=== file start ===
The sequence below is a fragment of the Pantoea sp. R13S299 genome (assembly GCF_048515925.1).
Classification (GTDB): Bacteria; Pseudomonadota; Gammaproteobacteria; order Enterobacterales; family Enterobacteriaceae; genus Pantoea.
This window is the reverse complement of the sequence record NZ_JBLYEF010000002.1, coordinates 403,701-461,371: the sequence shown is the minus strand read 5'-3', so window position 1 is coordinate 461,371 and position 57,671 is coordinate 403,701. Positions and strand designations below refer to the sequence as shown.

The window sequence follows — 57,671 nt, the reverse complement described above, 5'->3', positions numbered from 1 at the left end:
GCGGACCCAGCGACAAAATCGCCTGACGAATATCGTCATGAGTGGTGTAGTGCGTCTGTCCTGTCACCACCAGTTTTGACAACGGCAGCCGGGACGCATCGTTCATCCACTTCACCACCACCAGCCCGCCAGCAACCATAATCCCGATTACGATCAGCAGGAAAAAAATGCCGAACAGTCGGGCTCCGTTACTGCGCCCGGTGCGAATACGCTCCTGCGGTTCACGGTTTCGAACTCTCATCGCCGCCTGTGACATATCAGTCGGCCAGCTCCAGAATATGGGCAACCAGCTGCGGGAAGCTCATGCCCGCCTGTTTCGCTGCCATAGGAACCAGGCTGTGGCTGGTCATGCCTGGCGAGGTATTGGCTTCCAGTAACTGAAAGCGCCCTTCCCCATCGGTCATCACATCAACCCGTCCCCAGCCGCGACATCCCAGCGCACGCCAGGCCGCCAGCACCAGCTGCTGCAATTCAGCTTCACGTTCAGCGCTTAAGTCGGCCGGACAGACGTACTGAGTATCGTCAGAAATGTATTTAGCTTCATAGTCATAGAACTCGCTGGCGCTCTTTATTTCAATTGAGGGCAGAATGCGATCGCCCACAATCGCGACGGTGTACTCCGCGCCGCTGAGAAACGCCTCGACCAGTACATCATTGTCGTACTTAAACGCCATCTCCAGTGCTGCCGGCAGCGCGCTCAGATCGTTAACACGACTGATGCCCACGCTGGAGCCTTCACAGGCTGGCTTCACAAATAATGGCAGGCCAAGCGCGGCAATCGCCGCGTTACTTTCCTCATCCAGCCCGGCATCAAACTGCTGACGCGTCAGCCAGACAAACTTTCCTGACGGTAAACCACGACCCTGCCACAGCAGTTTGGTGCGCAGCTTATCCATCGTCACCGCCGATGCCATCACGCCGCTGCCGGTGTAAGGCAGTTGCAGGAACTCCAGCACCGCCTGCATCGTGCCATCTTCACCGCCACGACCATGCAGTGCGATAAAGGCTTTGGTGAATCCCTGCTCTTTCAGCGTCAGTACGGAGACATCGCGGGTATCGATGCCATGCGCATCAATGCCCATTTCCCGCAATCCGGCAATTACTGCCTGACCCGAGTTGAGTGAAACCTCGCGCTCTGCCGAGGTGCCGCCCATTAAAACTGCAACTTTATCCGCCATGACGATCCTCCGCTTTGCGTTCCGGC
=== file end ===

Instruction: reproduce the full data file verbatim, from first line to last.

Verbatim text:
The sequence below is a fragment of the Pantoea sp. R13S299 genome (assembly GCF_048515925.1).
Classification (GTDB): Bacteria; Pseudomonadota; Gammaproteobacteria; order Enterobacterales; family Enterobacteriaceae; genus Pantoea.
This window is the reverse complement of the sequence record NZ_JBLYEF010000002.1, coordinates 403,701-461,371: the sequence shown is the minus strand read 5'-3', so window position 1 is coordinate 461,371 and position 57,671 is coordinate 403,701. Positions and strand designations below refer to the sequence as shown.

The window sequence follows — 57,671 nt, the reverse complement described above, 5'->3', positions numbered from 1 at the left end:
GCGGACCCAGCGACAAAATCGCCTGACGAATATCGTCATGAGTGGTGTAGTGCGTCTGTCCTGTCACCACCAGTTTTGACAACGGCAGCCGGGACGCATCGTTCATCCACTTCACCACCACCAGCCCGCCAGCAACCATAATCCCGATTACGATCAGCAGGAAAAAAATGCCGAACAGTCGGGCTCCGTTACTGCGCCCGGTGCGAATACGCTCCTGCGGTTCACGGTTTCGAACTCTCATCGCCGCCTGTGACATATCAGTCGGCCAGCTCCAGAATATGGGCAACCAGCTGCGGGAAGCTCATGCCCGCCTGTTTCGCTGCCATAGGAACCAGGCTGTGGCTGGTCATGCCTGGCGAGGTATTGGCTTCCAGTAACTGAAAGCGCCCTTCCCCATCGGTCATCACATCAACCCGTCCCCAGCCGCGACATCCCAGCGCACGCCAGGCCGCCAGCACCAGCTGCTGCAATTCAGCTTCACGTTCAGCGCTTAAGTCGGCCGGACAGACGTACTGAGTATCGTCAGAAATGTATTTAGCTTCATAGTCATAGAACTCGCTGGCGCTCTTTATTTCAATTGAGGGCAGAATGCGATCGCCCACAATCGCGACGGTGTACTCCGCGCCGCTGAGAAACGCCTCGACCAGTACATCATTGTCGTACTTAAACGCCATCTCCAGTGCTGCCGGCAGCGCGCTCAGATCGTTAACACGACTGATGCCCACGCTGGAGCCTTCACAGGCTGGCTTCACAAATAATGGCAGGCCAAGCGCGGCAATCGCCGCGTTACTTTCCTCATCCAGCCCGGCATCAAACTGCTGACGCGTCAGCCAGACAAACTTTCCTGACGGTAAACCACGACCCTGCCACAGCAGTTTGGTGCGCAGCTTATCCATCGTCACCGCCGATGCCATCACGCCGCTGCCGGTGTAAGGCAGTTGCAGGAACTCCAGCACCGCCTGCATCGTGCCATCTTCACCGCCACGACCATGCAGTGCGATAAAGGCTTTGGTGAATCCCTGCTCTTTCAGCGTCAGTACGGAGACATCGCGGGTATCGATGCCATGCGCATCAATGCCCATTTCCCGCAATCCGGCAATTACTGCCTGACCCGAGTTGAGTGAAACCTCGCGCTCTGCCGAGGTGCCGCCCATTAAAACTGCAACTTTATCCGCCATGACGATCCTCCGCTTTGCGTTCCGGC